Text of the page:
by Jared Ranahan for USA TODAY 10Best

Popular clam chowders and why New England's is the best

New England clam chowder is a dish that can be traced back to the earliest Pilgrim settlements on the Northeast coast of the United States. Europeans were already making a primitive chowder, but the coastline gave them new ingredients to play with.

A typical French chowder at the time revolved around fish; the New England clam chowder we know today is actually the result of the introduction of an unfamiliar seafood: the quahog.

Curiously, the original Pilgrims had great disdain for the shellfish. However, as the harsh New England winters raged and settlers were forced to turn to less attractive ingredients, an affinity for New England clam chowder was born.

The affinity developed into a full blown adoration of the dish, lovingly described by American author Joseph C Lincoln as "a dish to preach about, to chant praises and sing hymns and burn incense before." But New England clam chowder isn't the only clam chowder.

The most commonly known variant is referred to as Manhattan clam chowder, containing a thinner broth than its New England cousin, along with a deep red color. This color is derived from the addition of tomatoes.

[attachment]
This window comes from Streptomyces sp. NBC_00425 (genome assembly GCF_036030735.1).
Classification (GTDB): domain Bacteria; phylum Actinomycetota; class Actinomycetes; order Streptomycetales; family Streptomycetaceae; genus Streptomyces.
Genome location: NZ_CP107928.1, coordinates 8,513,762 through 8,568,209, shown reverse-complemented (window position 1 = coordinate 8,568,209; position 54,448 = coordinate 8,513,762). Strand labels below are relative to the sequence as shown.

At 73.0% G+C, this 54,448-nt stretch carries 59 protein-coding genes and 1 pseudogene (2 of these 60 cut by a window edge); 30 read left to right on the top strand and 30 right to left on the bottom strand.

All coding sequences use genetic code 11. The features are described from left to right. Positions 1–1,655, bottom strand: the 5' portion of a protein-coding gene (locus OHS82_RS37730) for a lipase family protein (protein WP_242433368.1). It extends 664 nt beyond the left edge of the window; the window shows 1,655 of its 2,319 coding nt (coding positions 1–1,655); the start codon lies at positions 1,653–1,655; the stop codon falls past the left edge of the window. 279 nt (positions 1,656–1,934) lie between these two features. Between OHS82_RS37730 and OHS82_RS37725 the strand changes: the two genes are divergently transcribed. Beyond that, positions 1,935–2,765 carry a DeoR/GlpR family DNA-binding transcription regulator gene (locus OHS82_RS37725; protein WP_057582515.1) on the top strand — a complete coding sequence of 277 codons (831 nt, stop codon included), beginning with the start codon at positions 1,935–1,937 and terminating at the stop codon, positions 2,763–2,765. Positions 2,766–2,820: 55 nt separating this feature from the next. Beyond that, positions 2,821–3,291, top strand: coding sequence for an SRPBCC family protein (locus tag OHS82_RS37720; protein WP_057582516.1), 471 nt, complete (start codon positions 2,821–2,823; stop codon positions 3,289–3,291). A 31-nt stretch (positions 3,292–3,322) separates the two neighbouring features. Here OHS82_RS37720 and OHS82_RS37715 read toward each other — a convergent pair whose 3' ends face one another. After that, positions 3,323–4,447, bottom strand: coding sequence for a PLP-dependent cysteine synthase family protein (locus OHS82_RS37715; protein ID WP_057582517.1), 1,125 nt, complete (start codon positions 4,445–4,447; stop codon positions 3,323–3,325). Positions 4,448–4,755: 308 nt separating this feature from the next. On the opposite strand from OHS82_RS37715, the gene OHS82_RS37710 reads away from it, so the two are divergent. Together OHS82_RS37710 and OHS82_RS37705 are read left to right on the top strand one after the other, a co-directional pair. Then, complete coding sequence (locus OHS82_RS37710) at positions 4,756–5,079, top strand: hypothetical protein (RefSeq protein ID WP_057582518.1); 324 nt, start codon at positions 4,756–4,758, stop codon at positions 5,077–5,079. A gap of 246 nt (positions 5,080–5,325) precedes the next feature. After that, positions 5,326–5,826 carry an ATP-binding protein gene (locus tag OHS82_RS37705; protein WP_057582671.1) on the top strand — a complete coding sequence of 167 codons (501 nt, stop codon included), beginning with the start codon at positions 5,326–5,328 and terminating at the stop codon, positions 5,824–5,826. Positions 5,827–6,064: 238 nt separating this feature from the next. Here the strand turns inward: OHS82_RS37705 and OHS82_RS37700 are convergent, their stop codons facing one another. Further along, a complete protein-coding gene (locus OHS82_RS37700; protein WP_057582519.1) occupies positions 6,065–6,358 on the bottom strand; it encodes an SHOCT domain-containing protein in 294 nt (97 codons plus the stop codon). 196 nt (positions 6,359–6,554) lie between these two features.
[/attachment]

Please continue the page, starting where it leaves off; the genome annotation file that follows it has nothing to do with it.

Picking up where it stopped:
Rhode Island clam chowder is lacking two of the most distinct features of both New England and Manhattan varieties: the cream and the tomatoes. Sporting a clear broth and packed with vegetables, the soup exists as a lighter variant.

Hatteras clam chowder – also consisting of a clear broth – originated in coastal North Carolina in the Outer Banks. This recipe originated out of necessity, as the Outer Banks region was not able to sustain large-scale dairy farms or tomato crops.

One of the most unique varieties is the Minorcan clam chowder, originating near St. Augustine, Florida. This chowder is tomato-based with an interesting twist: the datil pepper.

While each variety of chowder has its fans, the creamy texture and rich history of the New England style reigns supreme. Many have tried, but none can master a true 'chowdah' quite like the Northeasterners who invented it all those years ago.

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